Secondly, cultivating inflated opinions of their abilities would do my music students a particular disservice. Ours is a difficult business, with fewer good jobs than great players, particularly in performance. Only the very best players will find themselves able to play music for a living without some other source of income, and in reality only a portion of those great musicians will find themselves thus employed. While jobs in music education are more plentiful, there is still plenty of competition, and audiences and adjudicators are sometimes rather blunt in their assessments. While it is important to recognize and affirm my students’ progress as musicians, to do so with unmitigated praise would do them a disservice, leaving them both professionally and emotionally unprepared to handle the criticism that will surely come their way throughout their careers.

And so, on Saturday I went home “provisionally happy.” My students gave a good concert which was indicative of their growth and improvement over the course of the semester as well as their determination to overcome scheduling difficulties which threatened our ability to produce a good show. At the same time, it was not a perfect concert, and I have already discussed with students particular areas in which future progress is needed. While affirming the accomplishments that were made, truthfulness and candor demand that I also indicate the challenges that still lie before us. To do less would be a denial of the truth, and ultimately a disservice to my students.

As an aside, I suppose ultimately “provisionally happy” is the best we can hope to achieve in this life. After all, even the good things we enjoy in this world remain marred to a greater or lesser extent by the effects of sin upon all of creation. In that sense, I suppose I’ll have to wait until that great Day to be truly satisfied.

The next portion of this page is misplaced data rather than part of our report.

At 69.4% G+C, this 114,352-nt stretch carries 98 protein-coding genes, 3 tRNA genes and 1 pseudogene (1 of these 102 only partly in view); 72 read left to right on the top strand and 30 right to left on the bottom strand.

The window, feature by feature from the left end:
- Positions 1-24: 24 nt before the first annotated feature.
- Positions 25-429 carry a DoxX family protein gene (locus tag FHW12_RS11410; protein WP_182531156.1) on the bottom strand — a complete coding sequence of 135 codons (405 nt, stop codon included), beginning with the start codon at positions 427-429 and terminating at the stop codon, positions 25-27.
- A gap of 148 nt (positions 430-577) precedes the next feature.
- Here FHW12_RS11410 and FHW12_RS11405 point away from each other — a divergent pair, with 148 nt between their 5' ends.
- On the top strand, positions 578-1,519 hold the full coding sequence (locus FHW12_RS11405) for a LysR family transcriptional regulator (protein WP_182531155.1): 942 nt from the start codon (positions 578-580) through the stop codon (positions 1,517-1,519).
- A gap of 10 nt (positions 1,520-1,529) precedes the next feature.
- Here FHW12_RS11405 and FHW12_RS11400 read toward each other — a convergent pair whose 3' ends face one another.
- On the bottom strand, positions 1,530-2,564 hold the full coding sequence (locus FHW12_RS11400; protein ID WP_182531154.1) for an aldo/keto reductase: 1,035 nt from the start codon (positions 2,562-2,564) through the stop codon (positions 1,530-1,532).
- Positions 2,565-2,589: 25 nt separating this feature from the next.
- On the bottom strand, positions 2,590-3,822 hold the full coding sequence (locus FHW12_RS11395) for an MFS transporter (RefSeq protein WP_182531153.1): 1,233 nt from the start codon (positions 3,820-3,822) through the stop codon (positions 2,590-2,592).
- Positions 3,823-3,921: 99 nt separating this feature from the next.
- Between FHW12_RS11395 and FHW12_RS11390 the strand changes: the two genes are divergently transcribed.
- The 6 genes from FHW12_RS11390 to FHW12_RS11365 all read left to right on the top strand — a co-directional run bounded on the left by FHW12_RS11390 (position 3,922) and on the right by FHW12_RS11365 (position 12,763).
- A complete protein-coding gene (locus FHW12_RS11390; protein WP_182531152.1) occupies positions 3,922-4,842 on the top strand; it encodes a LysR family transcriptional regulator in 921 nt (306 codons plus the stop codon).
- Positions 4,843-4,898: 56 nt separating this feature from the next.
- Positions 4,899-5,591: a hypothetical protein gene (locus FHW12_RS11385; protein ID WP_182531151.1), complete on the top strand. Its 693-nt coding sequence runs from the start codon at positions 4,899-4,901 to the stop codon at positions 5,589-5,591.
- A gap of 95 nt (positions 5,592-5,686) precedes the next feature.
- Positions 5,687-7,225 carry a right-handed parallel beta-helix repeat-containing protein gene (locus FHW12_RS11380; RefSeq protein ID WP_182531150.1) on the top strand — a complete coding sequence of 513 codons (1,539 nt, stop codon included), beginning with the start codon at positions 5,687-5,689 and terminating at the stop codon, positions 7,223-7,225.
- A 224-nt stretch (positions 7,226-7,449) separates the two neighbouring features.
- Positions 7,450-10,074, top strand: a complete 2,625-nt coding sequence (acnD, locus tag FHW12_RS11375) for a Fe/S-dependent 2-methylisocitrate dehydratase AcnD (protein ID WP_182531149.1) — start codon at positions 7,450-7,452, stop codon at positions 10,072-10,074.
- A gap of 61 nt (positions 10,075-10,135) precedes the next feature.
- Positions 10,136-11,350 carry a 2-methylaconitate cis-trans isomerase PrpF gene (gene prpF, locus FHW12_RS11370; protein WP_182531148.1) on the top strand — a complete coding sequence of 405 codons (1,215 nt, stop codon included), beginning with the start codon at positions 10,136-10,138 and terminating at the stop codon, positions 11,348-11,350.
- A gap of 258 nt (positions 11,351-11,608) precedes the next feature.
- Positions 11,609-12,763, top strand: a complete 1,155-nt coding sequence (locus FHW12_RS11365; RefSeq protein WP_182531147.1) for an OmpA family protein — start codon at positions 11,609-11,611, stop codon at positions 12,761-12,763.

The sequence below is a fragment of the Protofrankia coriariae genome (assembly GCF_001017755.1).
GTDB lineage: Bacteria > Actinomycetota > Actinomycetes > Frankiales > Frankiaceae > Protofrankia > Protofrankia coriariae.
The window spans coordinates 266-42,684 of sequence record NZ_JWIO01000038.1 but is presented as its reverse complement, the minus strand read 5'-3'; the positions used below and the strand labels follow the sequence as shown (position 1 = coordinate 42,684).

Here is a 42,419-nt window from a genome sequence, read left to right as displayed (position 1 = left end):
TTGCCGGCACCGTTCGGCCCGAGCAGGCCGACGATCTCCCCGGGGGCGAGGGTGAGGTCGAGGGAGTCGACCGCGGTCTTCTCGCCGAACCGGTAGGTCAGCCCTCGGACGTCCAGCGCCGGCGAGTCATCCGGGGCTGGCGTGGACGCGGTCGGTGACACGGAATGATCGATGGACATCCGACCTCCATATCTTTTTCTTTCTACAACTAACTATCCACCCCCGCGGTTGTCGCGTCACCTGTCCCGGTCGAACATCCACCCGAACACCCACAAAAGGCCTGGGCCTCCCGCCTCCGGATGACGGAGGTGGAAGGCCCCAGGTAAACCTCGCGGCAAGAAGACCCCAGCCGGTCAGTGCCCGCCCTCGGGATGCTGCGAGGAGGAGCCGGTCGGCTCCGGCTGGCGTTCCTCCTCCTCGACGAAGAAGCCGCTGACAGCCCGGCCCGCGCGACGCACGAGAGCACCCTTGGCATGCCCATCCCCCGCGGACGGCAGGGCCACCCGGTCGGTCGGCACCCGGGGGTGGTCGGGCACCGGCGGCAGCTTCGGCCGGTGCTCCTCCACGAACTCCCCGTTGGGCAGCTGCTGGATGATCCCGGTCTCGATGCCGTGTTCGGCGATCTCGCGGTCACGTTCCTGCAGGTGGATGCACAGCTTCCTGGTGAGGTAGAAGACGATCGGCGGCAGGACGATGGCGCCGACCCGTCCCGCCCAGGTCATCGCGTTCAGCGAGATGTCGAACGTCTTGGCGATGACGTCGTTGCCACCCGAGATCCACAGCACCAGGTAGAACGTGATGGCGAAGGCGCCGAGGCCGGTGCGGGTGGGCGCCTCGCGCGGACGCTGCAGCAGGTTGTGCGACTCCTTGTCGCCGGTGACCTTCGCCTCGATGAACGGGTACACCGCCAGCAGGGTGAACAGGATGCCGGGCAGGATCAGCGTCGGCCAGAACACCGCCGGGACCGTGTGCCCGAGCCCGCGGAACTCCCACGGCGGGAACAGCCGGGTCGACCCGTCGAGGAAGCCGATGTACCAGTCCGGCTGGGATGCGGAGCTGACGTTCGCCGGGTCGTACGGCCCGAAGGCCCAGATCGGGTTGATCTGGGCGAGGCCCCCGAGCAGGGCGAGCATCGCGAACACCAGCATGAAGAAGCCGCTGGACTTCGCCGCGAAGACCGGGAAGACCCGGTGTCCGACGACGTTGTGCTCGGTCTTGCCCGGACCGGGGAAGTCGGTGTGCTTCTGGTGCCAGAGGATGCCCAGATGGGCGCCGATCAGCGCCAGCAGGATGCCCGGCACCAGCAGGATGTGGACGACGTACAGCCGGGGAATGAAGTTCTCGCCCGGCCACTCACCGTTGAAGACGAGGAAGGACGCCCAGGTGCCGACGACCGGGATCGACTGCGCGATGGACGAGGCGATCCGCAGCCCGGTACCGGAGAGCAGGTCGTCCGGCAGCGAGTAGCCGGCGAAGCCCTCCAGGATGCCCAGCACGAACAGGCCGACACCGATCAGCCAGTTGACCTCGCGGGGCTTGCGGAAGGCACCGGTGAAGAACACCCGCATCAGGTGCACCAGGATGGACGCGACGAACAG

And that is as it should be.

Posted in Christian Worldview, Education, Francis Schaeffer, Higher Education, Music, Music Education, Performances, Teaching Low Brass, Truth, University of Mississippi

Music: The Last Bastion of Sanity in Public Education?

Two caveats before I begin. First, for full disclosure, my son is presently enrolled in a private, Christian school. My wife and I have chosen this for him because we like the curriculum and overall ethos of his school, though like many parents we reevaluate our educational choices yearly. I do believe in the importance of a good public school system, and do not support voucher programs or the like; parents should be free to choose homeschooling or private schools as they wish and are able, but not at the expense of the public system.

Second, while I do intend to make a serious point regarding education here, my tone is somewhat tongue-in-cheek, particularly regarding my choice of title. Please read my words in that spirit.